With less than a week to go, Santa was running desperately short of gifts for the sophisticated art lovers on his route. There was only one thing for it. He left his reindeer grazing contentedly in Regents Park and caught the tube incognito to travel to the center of London.
Task number one was to find presents for very special loved ones. Santa found just the thing at the Christmas exhibition of prints at Sims Reed Gallery, 23a St. James's Street, with prices beginning at £400. His eyes were drawn to a Robert Indiana LOVE screenprint in red, blue and green. Though of recent vintage -- it was made in 1997 in an edition of 395 -- the work is signed by the Pop master himself. Price: £580.
Santa was also tempted by a dreamy-looking lithograph by Marc Chagall depicting those incurable romantics Romeo and Juliet (1964), printed by Mourlot Fréres in Paris and priced at £780.
On his way out he spied a small print hanging in the corner. It showed a swimming pool bathed in sunshine, and made Santa think of holiday romances in the sun. The print turned out to be a signed David Hockney lithograph entitled Paper Pools (1980), printed in velin d'Arches wove in an edition of 1,000 and priced at £2,800.
Romance still on his mind, Santa was reminiscing about the sexually liberating 1960s when his eye caught sight of a large pair of red lips. The kiss was in fact a red nylon 60's Bocca Sofa, seductively beckoning from Whitford Fine Art, 6 Duke Street. Made by the Italian company Gufram, the work is priced at £3,175. Santa thought it would make a funky present for one of the many hip young things he had to shop for.
For groovy stocking fillers Santa was delighted to discover that Whitford Fine Art also had a good selection of fun and inexpensive colored plastic Biba rings, immortalized in the '60s, and on sale at £20 each.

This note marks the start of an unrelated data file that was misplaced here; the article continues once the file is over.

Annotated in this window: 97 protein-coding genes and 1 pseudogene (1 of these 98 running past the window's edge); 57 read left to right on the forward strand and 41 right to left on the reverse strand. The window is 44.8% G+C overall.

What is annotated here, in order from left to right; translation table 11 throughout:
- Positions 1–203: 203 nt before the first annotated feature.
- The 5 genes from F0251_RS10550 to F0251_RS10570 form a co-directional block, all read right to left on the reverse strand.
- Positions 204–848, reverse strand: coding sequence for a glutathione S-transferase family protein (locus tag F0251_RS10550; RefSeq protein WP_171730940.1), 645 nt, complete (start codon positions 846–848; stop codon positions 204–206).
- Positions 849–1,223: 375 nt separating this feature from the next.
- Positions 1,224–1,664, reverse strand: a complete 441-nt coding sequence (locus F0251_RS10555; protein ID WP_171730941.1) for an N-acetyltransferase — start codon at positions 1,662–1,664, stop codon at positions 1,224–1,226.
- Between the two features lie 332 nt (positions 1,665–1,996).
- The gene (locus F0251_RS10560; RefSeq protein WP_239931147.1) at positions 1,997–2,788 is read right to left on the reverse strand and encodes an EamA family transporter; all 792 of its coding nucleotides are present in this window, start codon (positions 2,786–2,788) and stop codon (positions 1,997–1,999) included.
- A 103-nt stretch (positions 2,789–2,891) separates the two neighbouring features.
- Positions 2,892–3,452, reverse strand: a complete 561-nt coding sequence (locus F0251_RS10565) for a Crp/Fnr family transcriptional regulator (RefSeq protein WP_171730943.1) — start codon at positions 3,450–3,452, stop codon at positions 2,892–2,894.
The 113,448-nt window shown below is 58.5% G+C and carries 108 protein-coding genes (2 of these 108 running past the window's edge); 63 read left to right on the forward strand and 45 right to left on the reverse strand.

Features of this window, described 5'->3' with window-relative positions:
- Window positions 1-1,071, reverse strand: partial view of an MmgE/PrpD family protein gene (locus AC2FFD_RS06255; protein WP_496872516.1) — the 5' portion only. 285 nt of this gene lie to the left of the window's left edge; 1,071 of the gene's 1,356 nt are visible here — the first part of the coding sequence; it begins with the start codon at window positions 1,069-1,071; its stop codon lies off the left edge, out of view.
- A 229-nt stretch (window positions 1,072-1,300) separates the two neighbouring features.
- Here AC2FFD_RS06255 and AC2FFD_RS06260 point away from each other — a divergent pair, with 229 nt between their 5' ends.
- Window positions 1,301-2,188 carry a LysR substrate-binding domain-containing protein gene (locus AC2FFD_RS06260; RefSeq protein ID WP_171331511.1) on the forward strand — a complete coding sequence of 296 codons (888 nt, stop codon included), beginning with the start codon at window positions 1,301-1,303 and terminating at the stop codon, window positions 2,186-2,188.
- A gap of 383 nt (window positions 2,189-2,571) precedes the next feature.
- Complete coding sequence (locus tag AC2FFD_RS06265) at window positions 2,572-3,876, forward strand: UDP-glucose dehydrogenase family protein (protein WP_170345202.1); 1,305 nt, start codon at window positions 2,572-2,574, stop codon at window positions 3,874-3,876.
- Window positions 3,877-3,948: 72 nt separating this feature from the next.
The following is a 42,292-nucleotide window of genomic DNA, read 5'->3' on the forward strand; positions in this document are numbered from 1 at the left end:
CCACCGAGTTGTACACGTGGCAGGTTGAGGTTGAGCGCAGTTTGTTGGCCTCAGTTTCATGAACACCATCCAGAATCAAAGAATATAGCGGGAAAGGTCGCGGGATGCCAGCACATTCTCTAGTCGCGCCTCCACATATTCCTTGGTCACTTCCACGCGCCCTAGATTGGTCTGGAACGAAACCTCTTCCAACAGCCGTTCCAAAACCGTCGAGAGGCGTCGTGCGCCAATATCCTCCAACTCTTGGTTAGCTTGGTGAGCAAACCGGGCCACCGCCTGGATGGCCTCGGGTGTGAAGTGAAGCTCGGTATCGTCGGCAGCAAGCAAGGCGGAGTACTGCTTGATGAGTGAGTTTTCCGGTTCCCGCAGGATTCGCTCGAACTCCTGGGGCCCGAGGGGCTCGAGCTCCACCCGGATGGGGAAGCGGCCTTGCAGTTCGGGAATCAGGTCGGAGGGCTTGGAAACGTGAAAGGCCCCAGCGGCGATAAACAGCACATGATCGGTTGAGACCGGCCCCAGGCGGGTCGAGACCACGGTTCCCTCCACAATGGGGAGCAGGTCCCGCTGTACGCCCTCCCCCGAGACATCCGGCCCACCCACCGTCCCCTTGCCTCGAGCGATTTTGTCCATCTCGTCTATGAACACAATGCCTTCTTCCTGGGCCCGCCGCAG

A perfect Christmas gift for the connoisseur of fine glass is a festively decorated limited edition colored glass Millennium Disc priced at £3,800. In appearance not unlike the lollipops on sticks enjoyed by his elves in Lapland, they were skillfully hand-made by a master glass blower at the famous Italian Murano glass works to the designs of the accomplished octogenarian artist, Sir Terry Frost R.A.
Looking for a celebratory gift for the sports enthusiast, Santa stumbled upon an original, framed 1970 film poster of Britain's recently voted sportsman of the century, Muhammad Ali, at the Reel Poster Gallery, 72 Westbourne Grove. Entitled A.K.A. Cassius Clay, the poster is priced at £500. Santa thought the politically loaded image of the great fighter raising a gloved hand in victory with the Statue of Liberty was especially tantalizing, considering Ali's political activism during the Vietnam War.
Turning to presents for well-behaved multi-millionaires, Santa decided to pay a visit to Daniel Katz Ltd, 59 Jermyn Street. He was immediately struck by a marble statue of the Madonna and Child, the very image of Christmas. Made in France, ca. 1325-1350, and in extremely good condition, the Virgin was carved with the Christ Child in her arms holding a pomegranate and dove, symbols of the Mother's virginity and the imminent resurrection. The sculpture is offered for sale at £125,000.